Our first trip on our shared ownership boat Shadow this year would take us on waterways mostly new to us, so I was really looking forward to it. The plan was to get to the IWA National Festival at Autherley Junction by Saturday evening so we could have all day Sunday and Monday there. In order for the plan to succeed we had to get through the last lock on the Severn, Lincomb Lock, before it closed at 1900. I had calculated that that should be possible if we left the boatyard in Worcester (Lowesmoor Wharf) by 1330. Well, we managed to leave on time, having had a reasonably straightforward drive from Norfolk, but I hadn't reckoned on the speed of the current on the river. When we were loading our things onto the boat we were warned that we might not even be allowed onto the Severn as it was in flood, but by the time we set off the level had dropped sufficiently. My brother, David, his wife, Penny, and their son, Fergus, were on their way to meet us at the boat, but they were late. We couldn't wait, so we arranged to pick them up at Sidbury Lock about half an hour later.

The first incident of note came just after turning right out of Lowesmoor Wharf onto the main Worcester and Birmingham Canal. Just after Bridge 8 Jan saw two young male vandals pushing a supermarket trolley along the towpath, and then tipping it casually into the cut. I heard the splash but didn't actually see it happen. By the time I'd got my camera out the two were mere silhouettes under the bridge. What does one say to the perpetrators of vandalism when catching them in the act? I don't know. They will always laugh and saunter off.

With the London crew now on board we carried on to Diglis Basin and the pair of large locks, the last of which led directly into the worryingly fast flowing water of the Severn. I lined Shadow up diagonally in the lock so as to exit pointing as much upstream as possible. Even so, we were taken downstream a bit before being able to return to the ladder to pick up David, who'd been closing the gates.

going through Worcester on the River Severn

Passage through Bevere and Holt Locks didn't take too long, but I soon realised that we were almost certainly not going to make it through Lincomb lock before closing. We were doing 2000 rpm, with the engine temperature reading 100 celcius. I didn't want to push it any more, especially as there had been reports of problems with the calorifier, and the engine loosing coolant.

cows taking a drink on the Severn

We got to Lincomb Lock at 1930. Half an hour too late. Oh, well. We'd just have to turn round and tie up for the night at the Hamstall Inn (is it still called that? Lost the log). Winding in the lock cut was no problem, but winding in the river to point back upstream was a bit more fun. It's always a little scary going downstream sideways. We made it, though, without hitting any flimsy plastic boats, and ate on board before patronising the pub and playing a game of pool.

tied up by the Hamstall Inn (pic taken the next morning)

The next day would have to be non-stop as far as we could go before darkness, but we couldn't start early as Lincomb Lock wouldn't open before 0800.

Tuesday, 9 September 2008

Anderton to Northwich via Winsford (almost)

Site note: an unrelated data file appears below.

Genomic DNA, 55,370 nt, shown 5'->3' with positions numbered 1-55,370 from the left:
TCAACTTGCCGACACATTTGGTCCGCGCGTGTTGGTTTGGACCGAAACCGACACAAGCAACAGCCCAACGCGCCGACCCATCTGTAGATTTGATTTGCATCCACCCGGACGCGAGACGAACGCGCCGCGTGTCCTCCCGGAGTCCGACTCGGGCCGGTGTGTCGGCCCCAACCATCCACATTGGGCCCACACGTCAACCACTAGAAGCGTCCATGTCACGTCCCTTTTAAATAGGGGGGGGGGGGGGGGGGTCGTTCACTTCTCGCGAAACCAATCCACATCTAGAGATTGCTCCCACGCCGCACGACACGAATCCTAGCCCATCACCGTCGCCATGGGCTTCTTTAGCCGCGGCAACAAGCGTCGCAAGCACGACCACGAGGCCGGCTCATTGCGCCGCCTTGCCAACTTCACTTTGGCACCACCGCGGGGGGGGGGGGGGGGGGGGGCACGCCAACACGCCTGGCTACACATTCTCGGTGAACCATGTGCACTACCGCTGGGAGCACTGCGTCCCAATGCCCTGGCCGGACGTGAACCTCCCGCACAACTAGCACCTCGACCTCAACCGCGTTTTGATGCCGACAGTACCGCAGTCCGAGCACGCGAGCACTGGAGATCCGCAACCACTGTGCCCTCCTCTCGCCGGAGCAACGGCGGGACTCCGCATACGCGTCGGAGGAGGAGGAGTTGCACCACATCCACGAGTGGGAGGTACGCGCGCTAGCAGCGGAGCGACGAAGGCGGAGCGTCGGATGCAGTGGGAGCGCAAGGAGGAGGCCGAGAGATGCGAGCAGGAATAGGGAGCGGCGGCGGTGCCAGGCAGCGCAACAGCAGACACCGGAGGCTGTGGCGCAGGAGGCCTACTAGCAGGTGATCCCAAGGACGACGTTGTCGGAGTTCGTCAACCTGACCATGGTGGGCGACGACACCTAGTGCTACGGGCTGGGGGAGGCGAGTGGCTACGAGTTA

Saturday 19th July 2008

Jan's friend Jane from college days joined us today, driving over from Saughall. It seemed a long way on the map, but I was thinking in terms of boat distance. It actually took her not much more than half an hour. She came aboard just as we were about to descend the boat lift. This pleased her, as the other time she'd done the lift was in the trip boat where you're not allowed to leave your seat.

Caption please:

Another punning boat name.

We tied up just upstream of Town Bridge and sought sustenance in Northwich.

Then we headed up towards Vale Royal lock to see if we could get to Winsford. The salt works along the river add interest.

This one looks like something from a Bond film.

In order to make it back to Vale Royal for the last locking of the day we didn't quite make it as far as Winsford, winding perhaps a mile short. That leaves us something for another time.

The Weaver was busy, especially after Vale Royal lock disgorged its load.

So, back to Jalsea Marine, and Willow's home. Plenty of time to clean the boat and part-load the car. We would be sorry to hand it back to its owner: it had served us well and given us a great holiday. We couldn't blame Willow for the rain, after all!

Apologies again for the paucity of detail in the record of the last few days of our two week cruise. I'm looking forward to being reunited with the log

Sunday, 7 September 2008

Marston to Anderton via Middlewich

Friday 18th July 2008

We had a bit of time in hand so we continued down to Middlewich where we had a good lunch at the Big Lock pub. On the way we passed the familiar wrecks on the flashes: this is Billinge Green Flash.

An hour further on, approaching Middlewich, this hopper appears to have been colonised somewhat by weeds.

We tied up below Big Lock. As we were preparing to set off after lunch a pair of hotel boats passed us: motor Snipe and butty Taurus. The butty was being hauled alongside the motor to go into the lock breasted up.

Another punning boat name, this one a nice spoonerism!

And then back through the chemical works on the outskirts of Northwich. I'm always encouraged that there's still industry happening in this country: well, it looks industrious, with all that noise and water vapour escaping. Two mushrooms on Willow polished now!